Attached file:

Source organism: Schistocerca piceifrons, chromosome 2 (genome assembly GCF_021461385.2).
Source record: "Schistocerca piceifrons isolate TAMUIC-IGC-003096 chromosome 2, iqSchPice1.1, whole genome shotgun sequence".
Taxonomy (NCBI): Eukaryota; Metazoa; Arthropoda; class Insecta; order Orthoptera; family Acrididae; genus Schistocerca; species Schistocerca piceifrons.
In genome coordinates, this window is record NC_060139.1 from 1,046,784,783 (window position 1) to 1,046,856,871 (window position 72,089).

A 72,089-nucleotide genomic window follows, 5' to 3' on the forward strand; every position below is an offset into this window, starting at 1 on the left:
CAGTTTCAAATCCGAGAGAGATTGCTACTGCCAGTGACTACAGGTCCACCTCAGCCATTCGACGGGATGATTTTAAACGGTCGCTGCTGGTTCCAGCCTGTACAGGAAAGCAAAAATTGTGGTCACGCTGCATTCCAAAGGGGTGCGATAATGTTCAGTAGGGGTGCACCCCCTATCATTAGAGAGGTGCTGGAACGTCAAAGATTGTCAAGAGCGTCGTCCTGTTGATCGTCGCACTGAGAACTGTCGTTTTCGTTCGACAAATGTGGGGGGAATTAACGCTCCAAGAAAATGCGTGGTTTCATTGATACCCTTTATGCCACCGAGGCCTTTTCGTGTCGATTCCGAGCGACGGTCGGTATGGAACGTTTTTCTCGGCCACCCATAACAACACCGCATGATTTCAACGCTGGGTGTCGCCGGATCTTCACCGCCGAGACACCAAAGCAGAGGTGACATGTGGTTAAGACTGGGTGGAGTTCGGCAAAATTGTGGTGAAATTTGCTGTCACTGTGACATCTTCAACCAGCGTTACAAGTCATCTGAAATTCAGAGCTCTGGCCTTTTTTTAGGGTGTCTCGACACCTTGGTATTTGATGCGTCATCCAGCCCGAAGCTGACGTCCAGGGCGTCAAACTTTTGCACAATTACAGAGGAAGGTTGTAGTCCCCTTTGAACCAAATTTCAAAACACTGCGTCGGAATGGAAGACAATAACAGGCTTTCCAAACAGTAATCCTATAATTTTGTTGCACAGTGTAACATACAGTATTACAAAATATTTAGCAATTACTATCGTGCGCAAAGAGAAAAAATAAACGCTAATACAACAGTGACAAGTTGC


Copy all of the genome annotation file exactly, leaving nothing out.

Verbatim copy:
Source organism: Schistocerca piceifrons, chromosome 2 (genome assembly GCF_021461385.2).
Source record: "Schistocerca piceifrons isolate TAMUIC-IGC-003096 chromosome 2, iqSchPice1.1, whole genome shotgun sequence".
Taxonomy (NCBI): Eukaryota; Metazoa; Arthropoda; class Insecta; order Orthoptera; family Acrididae; genus Schistocerca; species Schistocerca piceifrons.
In genome coordinates, this window is record NC_060139.1 from 1,046,784,783 (window position 1) to 1,046,856,871 (window position 72,089).

A 72,089-nucleotide genomic window follows, 5' to 3' on the forward strand; every position below is an offset into this window, starting at 1 on the left:
CAGTTTCAAATCCGAGAGAGATTGCTACTGCCAGTGACTACAGGTCCACCTCAGCCATTCGACGGGATGATTTTAAACGGTCGCTGCTGGTTCCAGCCTGTACAGGAAAGCAAAAATTGTGGTCACGCTGCATTCCAAAGGGGTGCGATAATGTTCAGTAGGGGTGCACCCCCTATCATTAGAGAGGTGCTGGAACGTCAAAGATTGTCAAGAGCGTCGTCCTGTTGATCGTCGCACTGAGAACTGTCGTTTTCGTTCGACAAATGTGGGGGGAATTAACGCTCCAAGAAAATGCGTGGTTTCATTGATACCCTTTATGCCACCGAGGCCTTTTCGTGTCGATTCCGAGCGACGGTCGGTATGGAACGTTTTTCTCGGCCACCCATAACAACACCGCATGATTTCAACGCTGGGTGTCGCCGGATCTTCACCGCCGAGACACCAAAGCAGAGGTGACATGTGGTTAAGACTGGGTGGAGTTCGGCAAAATTGTGGTGAAATTTGCTGTCACTGTGACATCTTCAACCAGCGTTACAAGTCATCTGAAATTCAGAGCTCTGGCCTTTTTTTAGGGTGTCTCGACACCTTGGTATTTGATGCGTCATCCAGCCCGAAGCTGACGTCCAGGGCGTCAAACTTTTGCACAATTACAGAGGAAGGTTGTAGTCCCCTTTGAACCAAATTTCAAAACACTGCGTCGGAATGGAAGACAATAACAGGCTTTCCAAACAGTAATCCTATAATTTTGTTGCACAGTGTAACATACAGTATTACAAAATATTTAGCAATTACTATCGTGCGCAAAGAGAAAAAATAAACGCTAATACAACAGTGACAAGTTGC